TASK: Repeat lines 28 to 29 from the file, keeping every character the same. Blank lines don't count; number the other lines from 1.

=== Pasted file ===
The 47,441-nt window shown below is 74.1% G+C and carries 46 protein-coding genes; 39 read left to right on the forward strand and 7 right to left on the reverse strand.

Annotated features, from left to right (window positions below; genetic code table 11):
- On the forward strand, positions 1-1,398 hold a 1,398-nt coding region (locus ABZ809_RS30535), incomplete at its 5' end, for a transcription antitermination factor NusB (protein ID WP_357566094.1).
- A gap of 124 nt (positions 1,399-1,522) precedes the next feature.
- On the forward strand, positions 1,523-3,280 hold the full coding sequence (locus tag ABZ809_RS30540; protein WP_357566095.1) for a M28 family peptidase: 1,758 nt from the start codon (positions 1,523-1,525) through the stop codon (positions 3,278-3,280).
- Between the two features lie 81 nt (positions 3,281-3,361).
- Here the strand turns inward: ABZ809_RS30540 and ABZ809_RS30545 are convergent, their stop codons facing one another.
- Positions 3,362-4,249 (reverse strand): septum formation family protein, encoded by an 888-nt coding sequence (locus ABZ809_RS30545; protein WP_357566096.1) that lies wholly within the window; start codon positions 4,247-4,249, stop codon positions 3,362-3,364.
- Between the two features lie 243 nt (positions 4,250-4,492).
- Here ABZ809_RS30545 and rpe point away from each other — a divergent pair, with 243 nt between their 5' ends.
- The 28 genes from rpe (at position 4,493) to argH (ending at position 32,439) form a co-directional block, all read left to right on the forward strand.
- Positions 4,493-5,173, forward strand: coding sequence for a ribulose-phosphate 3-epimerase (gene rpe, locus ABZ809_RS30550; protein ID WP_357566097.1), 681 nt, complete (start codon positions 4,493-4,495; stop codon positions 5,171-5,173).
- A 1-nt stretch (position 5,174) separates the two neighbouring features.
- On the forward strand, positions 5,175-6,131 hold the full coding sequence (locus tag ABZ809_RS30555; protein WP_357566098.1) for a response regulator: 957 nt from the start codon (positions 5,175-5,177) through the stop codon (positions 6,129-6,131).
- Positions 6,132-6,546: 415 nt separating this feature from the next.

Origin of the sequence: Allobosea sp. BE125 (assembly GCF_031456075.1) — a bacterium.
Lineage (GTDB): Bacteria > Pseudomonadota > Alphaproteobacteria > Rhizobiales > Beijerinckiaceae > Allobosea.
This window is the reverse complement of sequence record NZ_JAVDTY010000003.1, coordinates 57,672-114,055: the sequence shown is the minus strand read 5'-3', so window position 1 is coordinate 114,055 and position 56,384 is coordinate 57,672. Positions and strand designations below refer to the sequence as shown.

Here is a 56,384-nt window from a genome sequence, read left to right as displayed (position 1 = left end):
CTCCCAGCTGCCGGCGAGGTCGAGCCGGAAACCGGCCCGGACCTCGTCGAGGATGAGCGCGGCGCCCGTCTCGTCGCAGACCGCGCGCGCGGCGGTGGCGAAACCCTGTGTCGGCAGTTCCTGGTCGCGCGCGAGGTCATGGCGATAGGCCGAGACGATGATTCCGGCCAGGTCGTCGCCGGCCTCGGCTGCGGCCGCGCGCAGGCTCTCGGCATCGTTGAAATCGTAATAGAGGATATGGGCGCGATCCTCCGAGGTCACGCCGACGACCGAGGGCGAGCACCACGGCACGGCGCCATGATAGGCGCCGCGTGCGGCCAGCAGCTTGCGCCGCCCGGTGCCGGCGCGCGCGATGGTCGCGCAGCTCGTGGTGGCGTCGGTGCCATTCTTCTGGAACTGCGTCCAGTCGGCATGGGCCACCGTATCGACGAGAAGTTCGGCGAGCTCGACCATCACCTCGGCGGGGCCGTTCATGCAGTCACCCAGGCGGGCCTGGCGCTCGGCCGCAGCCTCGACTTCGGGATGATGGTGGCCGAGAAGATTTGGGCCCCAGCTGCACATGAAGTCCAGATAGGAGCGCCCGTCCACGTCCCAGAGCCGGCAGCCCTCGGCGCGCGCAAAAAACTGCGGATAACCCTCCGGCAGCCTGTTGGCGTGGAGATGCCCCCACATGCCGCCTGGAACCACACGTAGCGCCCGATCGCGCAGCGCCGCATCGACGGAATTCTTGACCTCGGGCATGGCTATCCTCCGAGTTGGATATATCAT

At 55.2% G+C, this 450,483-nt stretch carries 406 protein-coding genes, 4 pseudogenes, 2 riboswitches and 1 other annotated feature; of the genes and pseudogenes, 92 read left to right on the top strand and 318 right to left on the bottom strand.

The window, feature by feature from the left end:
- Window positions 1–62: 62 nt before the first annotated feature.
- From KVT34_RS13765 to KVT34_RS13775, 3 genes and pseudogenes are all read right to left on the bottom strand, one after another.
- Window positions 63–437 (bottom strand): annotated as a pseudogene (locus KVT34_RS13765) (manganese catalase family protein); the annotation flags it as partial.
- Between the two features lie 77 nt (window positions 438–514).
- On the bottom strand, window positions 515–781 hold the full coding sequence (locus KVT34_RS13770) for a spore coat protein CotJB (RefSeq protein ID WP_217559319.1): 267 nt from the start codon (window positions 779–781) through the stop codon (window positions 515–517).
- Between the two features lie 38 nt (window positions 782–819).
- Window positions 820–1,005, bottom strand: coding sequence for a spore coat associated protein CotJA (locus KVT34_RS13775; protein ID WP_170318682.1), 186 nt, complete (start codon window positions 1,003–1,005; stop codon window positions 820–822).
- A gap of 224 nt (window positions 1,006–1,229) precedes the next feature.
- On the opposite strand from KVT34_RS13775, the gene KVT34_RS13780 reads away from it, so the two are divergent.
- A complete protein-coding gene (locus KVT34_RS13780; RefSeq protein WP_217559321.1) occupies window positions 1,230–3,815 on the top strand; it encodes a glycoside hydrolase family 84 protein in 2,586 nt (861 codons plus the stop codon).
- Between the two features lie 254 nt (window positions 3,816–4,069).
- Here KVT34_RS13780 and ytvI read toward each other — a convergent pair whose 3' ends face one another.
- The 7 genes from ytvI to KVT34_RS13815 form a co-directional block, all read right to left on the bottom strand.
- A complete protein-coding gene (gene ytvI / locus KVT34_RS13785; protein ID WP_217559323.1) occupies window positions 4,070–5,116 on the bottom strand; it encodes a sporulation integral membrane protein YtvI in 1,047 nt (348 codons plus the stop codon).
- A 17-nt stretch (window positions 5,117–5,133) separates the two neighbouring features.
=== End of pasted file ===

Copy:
- Between the two features lie 38 nt (window positions 782–819).
- Window positions 820–1,005, bottom strand: coding sequence for a spore coat associated protein CotJA (locus KVT34_RS13775; protein ID WP_170318682.1), 186 nt, complete (start codon window positions 1,003–1,005; stop codon window positions 820–822).